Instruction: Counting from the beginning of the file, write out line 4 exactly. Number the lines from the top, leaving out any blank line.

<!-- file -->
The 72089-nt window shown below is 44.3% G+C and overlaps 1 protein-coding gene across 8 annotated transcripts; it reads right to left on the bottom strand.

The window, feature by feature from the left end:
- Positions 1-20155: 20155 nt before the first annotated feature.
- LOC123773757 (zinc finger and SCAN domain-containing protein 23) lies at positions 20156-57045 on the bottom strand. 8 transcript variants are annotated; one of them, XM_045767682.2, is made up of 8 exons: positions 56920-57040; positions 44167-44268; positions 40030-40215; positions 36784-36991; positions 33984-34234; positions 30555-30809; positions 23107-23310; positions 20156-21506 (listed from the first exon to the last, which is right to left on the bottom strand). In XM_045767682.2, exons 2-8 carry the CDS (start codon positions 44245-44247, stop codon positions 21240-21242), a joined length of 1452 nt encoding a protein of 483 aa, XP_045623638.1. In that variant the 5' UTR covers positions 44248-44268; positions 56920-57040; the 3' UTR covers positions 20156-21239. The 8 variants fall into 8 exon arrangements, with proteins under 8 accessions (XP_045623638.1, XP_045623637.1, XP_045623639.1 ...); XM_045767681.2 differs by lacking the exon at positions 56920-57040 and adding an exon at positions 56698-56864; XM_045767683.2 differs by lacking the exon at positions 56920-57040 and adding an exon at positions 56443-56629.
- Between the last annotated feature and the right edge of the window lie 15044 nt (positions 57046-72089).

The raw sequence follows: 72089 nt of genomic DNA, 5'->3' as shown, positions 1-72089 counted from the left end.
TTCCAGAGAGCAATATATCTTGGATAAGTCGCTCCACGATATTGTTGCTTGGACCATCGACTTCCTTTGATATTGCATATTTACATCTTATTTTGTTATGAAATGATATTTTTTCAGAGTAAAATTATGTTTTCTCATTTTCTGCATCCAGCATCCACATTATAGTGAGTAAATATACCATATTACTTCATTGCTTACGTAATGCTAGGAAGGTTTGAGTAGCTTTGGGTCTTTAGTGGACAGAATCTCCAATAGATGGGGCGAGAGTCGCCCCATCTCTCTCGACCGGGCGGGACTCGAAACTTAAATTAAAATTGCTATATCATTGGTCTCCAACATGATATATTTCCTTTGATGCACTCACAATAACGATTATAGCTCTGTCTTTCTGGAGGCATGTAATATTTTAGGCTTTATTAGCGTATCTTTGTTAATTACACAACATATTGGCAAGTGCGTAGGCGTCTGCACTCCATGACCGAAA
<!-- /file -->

- LOC123773757 (zinc finger and SCAN domain-containing protein 23) lies at positions 20156-57045 on the bottom strand. 8 transcript variants are annotated; one of them, XM_045767682.2, is made up of 8 exons: positions 56920-57040; positions 44167-44268; positions 40030-40215; positions 36784-36991; positions 33984-34234; positions 30555-30809; positions 23107-23310; positions 20156-21506 (listed from the first exon to the last, which is right to left on the bottom strand). In XM_045767682.2, exons 2-8 carry the CDS (start codon positions 44245-44247, stop codon positions 21240-21242), a joined length of 1452 nt encoding a protein of 483 aa, XP_045623638.1. In that variant the 5' UTR covers positions 44248-44268; positions 56920-57040; the 3' UTR covers positions 20156-21239. The 8 variants fall into 8 exon arrangements, with proteins under 8 accessions (XP_045623638.1, XP_045623637.1, XP_045623639.1 ...); XM_045767681.2 differs by lacking the exon at positions 56920-57040 and adding an exon at positions 56698-56864; XM_045767683.2 differs by lacking the exon at positions 56920-57040 and adding an exon at positions 56443-56629.